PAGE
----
• The Ignition config files that the installation program generates contain certificates that expire after 24 hours, which are then renewed at that time. If the cluster is shut down before renewing the certificates and the cluster is later restarted after the 24 hours have elapsed, the cluster automatically recovers the expired certificates. The exception is that you must manually approve the pending node-bootstrapper certificate signing requests (CSRs) to recover kubelet certificates. See the documentation for Recovering from expired control plane certificates for more information.

  • It is recommended that you use Ignition config files within 12 hours after they are generated because the 24-hour certificate rotates from 16 to 22 hours after the cluster is installed. By using the Ignition config files within 12 hours, you can avoid installation failure if the certificate update runs during installation.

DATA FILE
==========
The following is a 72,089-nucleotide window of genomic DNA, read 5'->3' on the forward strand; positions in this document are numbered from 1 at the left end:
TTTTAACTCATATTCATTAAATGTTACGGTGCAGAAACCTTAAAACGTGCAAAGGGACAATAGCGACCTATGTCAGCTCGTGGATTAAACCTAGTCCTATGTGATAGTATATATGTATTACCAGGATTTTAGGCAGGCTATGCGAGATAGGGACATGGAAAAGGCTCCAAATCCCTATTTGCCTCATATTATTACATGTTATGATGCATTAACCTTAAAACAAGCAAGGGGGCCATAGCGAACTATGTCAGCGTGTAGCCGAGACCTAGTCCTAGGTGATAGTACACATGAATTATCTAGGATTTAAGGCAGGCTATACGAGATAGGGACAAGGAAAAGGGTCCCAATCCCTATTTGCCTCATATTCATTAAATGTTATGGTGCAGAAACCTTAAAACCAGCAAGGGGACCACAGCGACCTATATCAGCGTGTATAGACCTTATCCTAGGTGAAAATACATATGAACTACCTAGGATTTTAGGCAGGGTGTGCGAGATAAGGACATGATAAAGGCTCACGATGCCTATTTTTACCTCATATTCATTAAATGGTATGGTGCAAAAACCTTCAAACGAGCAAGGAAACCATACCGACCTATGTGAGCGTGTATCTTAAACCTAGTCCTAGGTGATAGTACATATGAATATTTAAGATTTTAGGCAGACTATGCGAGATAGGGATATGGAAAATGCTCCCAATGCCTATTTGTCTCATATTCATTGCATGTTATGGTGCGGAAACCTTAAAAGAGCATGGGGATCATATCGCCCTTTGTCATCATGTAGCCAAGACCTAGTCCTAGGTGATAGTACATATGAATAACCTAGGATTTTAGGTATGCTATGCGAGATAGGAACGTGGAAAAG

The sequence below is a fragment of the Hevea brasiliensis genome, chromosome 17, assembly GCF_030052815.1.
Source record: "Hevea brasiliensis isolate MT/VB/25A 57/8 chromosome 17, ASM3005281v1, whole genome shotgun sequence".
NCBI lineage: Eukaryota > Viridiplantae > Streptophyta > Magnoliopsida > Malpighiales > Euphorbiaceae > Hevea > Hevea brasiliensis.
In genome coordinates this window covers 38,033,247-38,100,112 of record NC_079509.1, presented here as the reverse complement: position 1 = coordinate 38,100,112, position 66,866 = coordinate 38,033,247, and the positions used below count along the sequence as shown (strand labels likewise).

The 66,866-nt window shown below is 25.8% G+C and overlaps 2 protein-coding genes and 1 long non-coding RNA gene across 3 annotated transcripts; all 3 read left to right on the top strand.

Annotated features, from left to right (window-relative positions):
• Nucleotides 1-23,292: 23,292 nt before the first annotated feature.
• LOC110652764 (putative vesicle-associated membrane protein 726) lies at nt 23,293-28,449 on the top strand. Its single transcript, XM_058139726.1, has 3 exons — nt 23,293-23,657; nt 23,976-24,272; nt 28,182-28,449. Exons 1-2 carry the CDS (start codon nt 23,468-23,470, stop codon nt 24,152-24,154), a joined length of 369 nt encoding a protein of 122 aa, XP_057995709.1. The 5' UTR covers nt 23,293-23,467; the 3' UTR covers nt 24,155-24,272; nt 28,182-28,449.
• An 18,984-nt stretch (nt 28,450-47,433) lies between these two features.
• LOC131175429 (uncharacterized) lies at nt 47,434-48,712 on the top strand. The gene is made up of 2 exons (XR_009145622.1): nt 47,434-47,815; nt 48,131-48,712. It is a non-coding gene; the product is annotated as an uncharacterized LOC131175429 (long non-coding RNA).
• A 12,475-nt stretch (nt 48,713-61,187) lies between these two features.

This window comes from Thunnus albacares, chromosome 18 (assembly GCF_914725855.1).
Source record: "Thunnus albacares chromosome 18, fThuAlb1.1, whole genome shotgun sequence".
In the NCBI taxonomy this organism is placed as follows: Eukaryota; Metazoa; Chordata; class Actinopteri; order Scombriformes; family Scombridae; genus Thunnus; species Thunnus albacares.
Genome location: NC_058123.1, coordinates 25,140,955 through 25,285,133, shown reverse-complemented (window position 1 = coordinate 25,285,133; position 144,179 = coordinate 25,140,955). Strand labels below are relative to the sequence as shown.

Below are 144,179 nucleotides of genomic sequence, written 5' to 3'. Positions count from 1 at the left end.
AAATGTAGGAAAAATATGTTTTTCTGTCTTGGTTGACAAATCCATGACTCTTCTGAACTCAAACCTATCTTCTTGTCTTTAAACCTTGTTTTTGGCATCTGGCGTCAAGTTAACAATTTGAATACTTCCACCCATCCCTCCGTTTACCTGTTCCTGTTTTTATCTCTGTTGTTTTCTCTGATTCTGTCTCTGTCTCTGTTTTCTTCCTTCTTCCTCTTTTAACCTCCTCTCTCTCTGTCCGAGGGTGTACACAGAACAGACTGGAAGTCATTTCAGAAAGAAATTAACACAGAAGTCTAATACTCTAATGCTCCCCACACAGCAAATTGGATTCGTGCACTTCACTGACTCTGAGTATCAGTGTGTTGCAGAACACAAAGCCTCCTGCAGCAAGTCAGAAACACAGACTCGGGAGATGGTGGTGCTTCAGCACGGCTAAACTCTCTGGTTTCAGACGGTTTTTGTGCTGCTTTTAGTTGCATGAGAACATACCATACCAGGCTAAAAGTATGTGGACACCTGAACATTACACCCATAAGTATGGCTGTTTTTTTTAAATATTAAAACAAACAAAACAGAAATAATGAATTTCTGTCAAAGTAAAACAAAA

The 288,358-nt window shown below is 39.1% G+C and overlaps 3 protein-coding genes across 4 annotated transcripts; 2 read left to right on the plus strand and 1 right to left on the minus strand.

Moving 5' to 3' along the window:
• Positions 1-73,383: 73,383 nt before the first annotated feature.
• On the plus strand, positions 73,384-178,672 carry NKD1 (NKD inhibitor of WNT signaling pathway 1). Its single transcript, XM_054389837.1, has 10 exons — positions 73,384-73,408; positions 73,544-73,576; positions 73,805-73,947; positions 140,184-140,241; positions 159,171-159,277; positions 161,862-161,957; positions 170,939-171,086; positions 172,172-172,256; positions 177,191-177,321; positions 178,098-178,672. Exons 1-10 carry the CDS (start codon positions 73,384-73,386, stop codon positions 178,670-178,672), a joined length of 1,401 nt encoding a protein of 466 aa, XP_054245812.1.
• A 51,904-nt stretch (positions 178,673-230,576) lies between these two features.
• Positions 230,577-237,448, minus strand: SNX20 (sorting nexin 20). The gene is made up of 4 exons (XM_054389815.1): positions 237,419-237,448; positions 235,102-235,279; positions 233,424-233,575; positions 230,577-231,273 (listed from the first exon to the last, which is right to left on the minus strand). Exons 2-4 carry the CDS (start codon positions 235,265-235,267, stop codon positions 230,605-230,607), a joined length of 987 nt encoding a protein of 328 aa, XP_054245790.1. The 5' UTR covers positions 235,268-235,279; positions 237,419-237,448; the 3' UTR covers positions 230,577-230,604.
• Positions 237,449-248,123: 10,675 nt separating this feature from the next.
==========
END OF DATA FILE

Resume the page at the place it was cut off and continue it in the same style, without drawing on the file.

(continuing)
Prerequisites
  • Obtain the OKD installation program and the pull secret for your cluster.

Procedure
  • Obtain the Ignition config files:

    $ ./openshift-install create ignition-configs --dir <installation_directory> (1)
    1 For <installation_directory>, specify the directory name to store the files that the installation program creates.

    If you created an install-config.yaml file, specify the directory that contains it. Otherwise, specify an empty directory. Some installation assets, like bootstrap X.509 certificates have short expiration intervals, so you must not reuse an installation directory. If you want to reuse individual files from another cluster installation, you can copy them into your directory. However, the file names for the installation assets might change between releases. Use caution when copying installation files from an earlier OKD version.

    The following files are generated in the directory:

    .
    ├── auth
    │   ├── kubeadmin-password
    │   └── kubeconfig
    ├── bootstrap.ign
    ├── master.ign
    ├── metadata.json
    └── worker.ign

Installing FCOS and starting the OKD bootstrap process